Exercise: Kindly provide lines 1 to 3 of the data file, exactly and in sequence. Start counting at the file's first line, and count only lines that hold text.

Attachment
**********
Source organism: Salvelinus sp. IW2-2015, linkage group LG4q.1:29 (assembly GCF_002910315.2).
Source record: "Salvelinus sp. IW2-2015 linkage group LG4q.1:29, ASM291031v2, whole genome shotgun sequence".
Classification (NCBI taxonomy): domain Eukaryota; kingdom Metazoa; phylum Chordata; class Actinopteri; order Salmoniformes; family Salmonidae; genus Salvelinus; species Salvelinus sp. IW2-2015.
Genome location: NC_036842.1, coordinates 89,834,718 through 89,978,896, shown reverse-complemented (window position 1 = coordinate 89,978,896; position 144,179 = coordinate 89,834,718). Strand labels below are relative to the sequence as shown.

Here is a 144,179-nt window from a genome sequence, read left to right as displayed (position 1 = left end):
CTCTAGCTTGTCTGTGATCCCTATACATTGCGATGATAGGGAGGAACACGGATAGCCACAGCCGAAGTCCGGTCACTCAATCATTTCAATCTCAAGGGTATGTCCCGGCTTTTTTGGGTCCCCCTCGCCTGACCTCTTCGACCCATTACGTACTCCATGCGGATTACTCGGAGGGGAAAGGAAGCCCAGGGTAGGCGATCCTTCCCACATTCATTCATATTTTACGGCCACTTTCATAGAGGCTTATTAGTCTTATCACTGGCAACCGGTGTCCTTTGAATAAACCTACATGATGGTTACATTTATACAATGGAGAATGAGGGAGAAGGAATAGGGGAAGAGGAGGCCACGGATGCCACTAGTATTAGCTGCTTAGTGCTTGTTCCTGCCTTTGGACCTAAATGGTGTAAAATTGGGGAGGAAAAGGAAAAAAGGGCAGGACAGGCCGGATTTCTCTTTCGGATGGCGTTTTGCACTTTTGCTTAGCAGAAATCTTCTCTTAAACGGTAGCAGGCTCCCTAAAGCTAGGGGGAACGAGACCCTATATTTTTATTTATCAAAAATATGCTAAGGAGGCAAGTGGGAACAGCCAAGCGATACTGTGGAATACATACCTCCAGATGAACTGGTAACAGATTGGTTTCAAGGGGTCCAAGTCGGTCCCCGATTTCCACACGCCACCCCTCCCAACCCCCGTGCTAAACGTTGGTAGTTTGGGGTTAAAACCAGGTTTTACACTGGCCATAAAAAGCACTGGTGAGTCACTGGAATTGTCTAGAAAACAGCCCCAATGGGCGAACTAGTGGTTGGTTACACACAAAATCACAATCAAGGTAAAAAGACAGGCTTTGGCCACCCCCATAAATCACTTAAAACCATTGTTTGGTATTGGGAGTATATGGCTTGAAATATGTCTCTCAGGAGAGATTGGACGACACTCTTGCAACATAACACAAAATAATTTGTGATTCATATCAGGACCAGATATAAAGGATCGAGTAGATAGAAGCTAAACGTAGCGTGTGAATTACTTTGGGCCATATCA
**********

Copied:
Source organism: Salvelinus sp. IW2-2015, linkage group LG4q.1:29 (assembly GCF_002910315.2).
Source record: "Salvelinus sp. IW2-2015 linkage group LG4q.1:29, ASM291031v2, whole genome shotgun sequence".
Classification (NCBI taxonomy): domain Eukaryota; kingdom Metazoa; phylum Chordata; class Actinopteri; order Salmoniformes; family Salmonidae; genus Salvelinus; species Salvelinus sp. IW2-2015.